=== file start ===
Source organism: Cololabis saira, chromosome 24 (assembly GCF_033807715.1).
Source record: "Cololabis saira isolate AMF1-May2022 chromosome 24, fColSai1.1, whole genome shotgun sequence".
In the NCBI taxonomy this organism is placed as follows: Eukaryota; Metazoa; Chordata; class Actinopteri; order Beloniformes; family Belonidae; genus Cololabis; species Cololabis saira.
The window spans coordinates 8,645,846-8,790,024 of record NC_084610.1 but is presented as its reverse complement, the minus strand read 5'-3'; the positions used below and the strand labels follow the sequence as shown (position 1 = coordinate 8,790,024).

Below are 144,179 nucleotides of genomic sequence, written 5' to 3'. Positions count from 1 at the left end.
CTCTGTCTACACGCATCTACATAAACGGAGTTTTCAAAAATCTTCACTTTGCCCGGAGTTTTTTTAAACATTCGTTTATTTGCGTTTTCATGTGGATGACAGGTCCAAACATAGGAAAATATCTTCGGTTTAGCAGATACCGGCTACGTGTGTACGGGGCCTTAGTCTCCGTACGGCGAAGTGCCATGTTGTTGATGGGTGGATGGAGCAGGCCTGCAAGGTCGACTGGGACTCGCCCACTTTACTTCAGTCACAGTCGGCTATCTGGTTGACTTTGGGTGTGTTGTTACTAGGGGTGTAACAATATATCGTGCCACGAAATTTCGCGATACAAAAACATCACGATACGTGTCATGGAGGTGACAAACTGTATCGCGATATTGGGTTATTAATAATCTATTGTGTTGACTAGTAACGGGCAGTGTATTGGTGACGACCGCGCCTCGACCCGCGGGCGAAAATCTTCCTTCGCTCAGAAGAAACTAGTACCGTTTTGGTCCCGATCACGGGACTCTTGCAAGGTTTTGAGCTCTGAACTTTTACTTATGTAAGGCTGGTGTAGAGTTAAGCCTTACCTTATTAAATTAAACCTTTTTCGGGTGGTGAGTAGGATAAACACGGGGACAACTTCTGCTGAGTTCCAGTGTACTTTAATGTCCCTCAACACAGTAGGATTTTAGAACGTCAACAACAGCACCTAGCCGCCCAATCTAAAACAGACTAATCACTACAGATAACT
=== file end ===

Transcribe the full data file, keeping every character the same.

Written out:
Source organism: Cololabis saira, chromosome 24 (assembly GCF_033807715.1).
Source record: "Cololabis saira isolate AMF1-May2022 chromosome 24, fColSai1.1, whole genome shotgun sequence".
In the NCBI taxonomy this organism is placed as follows: Eukaryota; Metazoa; Chordata; class Actinopteri; order Beloniformes; family Belonidae; genus Cololabis; species Cololabis saira.
The window spans coordinates 8,645,846-8,790,024 of record NC_084610.1 but is presented as its reverse complement, the minus strand read 5'-3'; the positions used below and the strand labels follow the sequence as shown (position 1 = coordinate 8,790,024).

Below are 144,179 nucleotides of genomic sequence, written 5' to 3'. Positions count from 1 at the left end.
CTCTGTCTACACGCATCTACATAAACGGAGTTTTCAAAAATCTTCACTTTGCCCGGAGTTTTTTTAAACATTCGTTTATTTGCGTTTTCATGTGGATGACAGGTCCAAACATAGGAAAATATCTTCGGTTTAGCAGATACCGGCTACGTGTGTACGGGGCCTTAGTCTCCGTACGGCGAAGTGCCATGTTGTTGATGGGTGGATGGAGCAGGCCTGCAAGGTCGACTGGGACTCGCCCACTTTACTTCAGTCACAGTCGGCTATCTGGTTGACTTTGGGTGTGTTGTTACTAGGGGTGTAACAATATATCGTGCCACGAAATTTCGCGATACAAAAACATCACGATACGTGTCATGGAGGTGACAAACTGTATCGCGATATTGGGTTATTAATAATCTATTGTGTTGACTAGTAACGGGCAGTGTATTGGTGACGACCGCGCCTCGACCCGCGGGCGAAAATCTTCCTTCGCTCAGAAGAAACTAGTACCGTTTTGGTCCCGATCACGGGACTCTTGCAAGGTTTTGAGCTCTGAACTTTTACTTATGTAAGGCTGGTGTAGAGTTAAGCCTTACCTTATTAAATTAAACCTTTTTCGGGTGGTGAGTAGGATAAACACGGGGACAACTTCTGCTGAGTTCCAGTGTACTTTAATGTCCCTCAACACAGTAGGATTTTAGAACGTCAACAACAGCACCTAGCCGCCCAATCTAAAACAGACTAATCACTACAGATAACT